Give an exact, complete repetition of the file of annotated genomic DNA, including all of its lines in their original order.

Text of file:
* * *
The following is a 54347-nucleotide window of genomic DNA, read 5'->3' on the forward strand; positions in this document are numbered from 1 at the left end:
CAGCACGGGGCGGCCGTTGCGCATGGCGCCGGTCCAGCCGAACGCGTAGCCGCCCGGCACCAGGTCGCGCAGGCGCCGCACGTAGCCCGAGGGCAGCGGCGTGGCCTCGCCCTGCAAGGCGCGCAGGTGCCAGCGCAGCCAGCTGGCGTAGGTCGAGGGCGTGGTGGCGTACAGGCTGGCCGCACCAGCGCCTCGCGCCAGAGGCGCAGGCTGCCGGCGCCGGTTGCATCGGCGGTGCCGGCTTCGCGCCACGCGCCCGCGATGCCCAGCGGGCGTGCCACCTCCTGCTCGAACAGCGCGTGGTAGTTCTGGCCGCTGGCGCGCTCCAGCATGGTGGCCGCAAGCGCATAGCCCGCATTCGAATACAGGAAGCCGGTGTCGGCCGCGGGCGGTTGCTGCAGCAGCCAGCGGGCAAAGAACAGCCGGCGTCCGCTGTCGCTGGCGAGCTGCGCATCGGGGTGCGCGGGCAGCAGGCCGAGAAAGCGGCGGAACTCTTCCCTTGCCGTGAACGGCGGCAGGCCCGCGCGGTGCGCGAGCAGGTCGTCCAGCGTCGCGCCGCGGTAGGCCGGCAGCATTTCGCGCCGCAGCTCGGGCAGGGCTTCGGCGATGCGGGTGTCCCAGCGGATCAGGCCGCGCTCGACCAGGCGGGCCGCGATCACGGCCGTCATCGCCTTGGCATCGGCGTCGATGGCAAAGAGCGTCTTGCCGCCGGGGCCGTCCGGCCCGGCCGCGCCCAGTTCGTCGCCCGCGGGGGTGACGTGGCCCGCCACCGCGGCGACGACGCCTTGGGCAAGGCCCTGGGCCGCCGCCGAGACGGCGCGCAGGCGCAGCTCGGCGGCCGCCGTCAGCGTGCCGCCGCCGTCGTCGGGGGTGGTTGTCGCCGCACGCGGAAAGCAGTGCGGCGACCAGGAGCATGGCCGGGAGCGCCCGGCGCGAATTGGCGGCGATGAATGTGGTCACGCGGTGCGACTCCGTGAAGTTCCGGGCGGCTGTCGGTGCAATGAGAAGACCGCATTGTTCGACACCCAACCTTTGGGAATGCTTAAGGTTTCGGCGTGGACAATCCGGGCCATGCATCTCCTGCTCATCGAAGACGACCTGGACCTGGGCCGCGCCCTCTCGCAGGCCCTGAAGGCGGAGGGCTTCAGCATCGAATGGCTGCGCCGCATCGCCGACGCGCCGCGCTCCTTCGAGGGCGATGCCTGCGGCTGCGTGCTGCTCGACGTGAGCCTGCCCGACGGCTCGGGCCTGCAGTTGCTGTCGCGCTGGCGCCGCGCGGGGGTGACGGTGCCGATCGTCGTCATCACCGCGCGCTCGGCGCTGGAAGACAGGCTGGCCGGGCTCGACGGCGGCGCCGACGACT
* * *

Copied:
The following is a 54347-nucleotide window of genomic DNA, read 5'->3' on the forward strand; positions in this document are numbered from 1 at the left end:
CAGCACGGGGCGGCCGTTGCGCATGGCGCCGGTCCAGCCGAACGCGTAGCCGCCCGGCACCAGGTCGCGCAGGCGCCGCACGTAGCCCGAGGGCAGCGGCGTGGCCTCGCCCTGCAAGGCGCGCAGGTGCCAGCGCAGCCAGCTGGCGTAGGTCGAGGGCGTGGTGGCGTACAGGCTGGCCGCACCAGCGCCTCGCGCCAGAGGCGCAGGCTGCCGGCGCCGGTTGCATCGGCGGTGCCGGCTTCGCGCCACGCGCCCGCGATGCCCAGCGGGCGTGCCACCTCCTGCTCGAACAGCGCGTGGTAGTTCTGGCCGCTGGCGCGCTCCAGCATGGTGGCCGCAAGCGCATAGCCCGCATTCGAATACAGGAAGCCGGTGTCGGCCGCGGGCGGTTGCTGCAGCAGCCAGCGGGCAAAGAACAGCCGGCGTCCGCTGTCGCTGGCGAGCTGCGCATCGGGGTGCGCGGGCAGCAGGCCGAGAAAGCGGCGGAACTCTTCCCTTGCCGTGAACGGCGGCAGGCCCGCGCGGTGCGCGAGCAGGTCGTCCAGCGTCGCGCCGCGGTAGGCCGGCAGCATTTCGCGCCGCAGCTCGGGCAGGGCTTCGGCGATGCGGGTGTCCCAGCGGATCAGGCCGCGCTCGACCAGGCGGGCCGCGATCACGGCCGTCATCGCCTTGGCATCGGCGTCGATGGCAAAGAGCGTCTTGCCGCCGGGGCCGTCCGGCCCGGCCGCGCCCAGTTCGTCGCCCGCGGGGGTGACGTGGCCCGCCACCGCGGCGACGACGCCTTGGGCAAGGCCCTGGGCCGCCGCCGAGACGGCGCGCAGGCGCAGCTCGGCGGCCGCCGTCAGCGTGCCGCCGCCGTCGTCGGGGGTGGTTGTCGCCGCACGCGGAAAGCAGTGCGGCGACCAGGAGCATGGCCGGGAGCGCCCGGCGCGAATTGGCGGCGATGAATGTGGTCACGCGGTGCGACTCCGTGAAGTTCCGGGCGGCTGTCGGTGCAATGAGAAGACCGCATTGTTCGACACCCAACCTTTGGGAATGCTTAAGGTTTCGGCGTGGACAATCCGGGCCATGCATCTCCTGCTCATCGAAGACGACCTGGACCTGGGCCGCGCCCTCTCGCAGGCCCTGAAGGCGGAGGGCTTCAGCATCGAATGGCTGCGCCGCATCGCCGACGCGCCGCGCTCCTTCGAGGGCGATGCCTGCGGCTGCGTGCTGCTCGACGTGAGCCTGCCCGACGGCTCGGGCCTGCAGTTGCTGTCGCGCTGGCGCCGCGCGGGGGTGACGGTGCCGATCGTCGTCATCACCGCGCGCTCGGCGCTGGAAGACAGGCTGGCCGGGCTCGACGGCGGCGCCGACGACT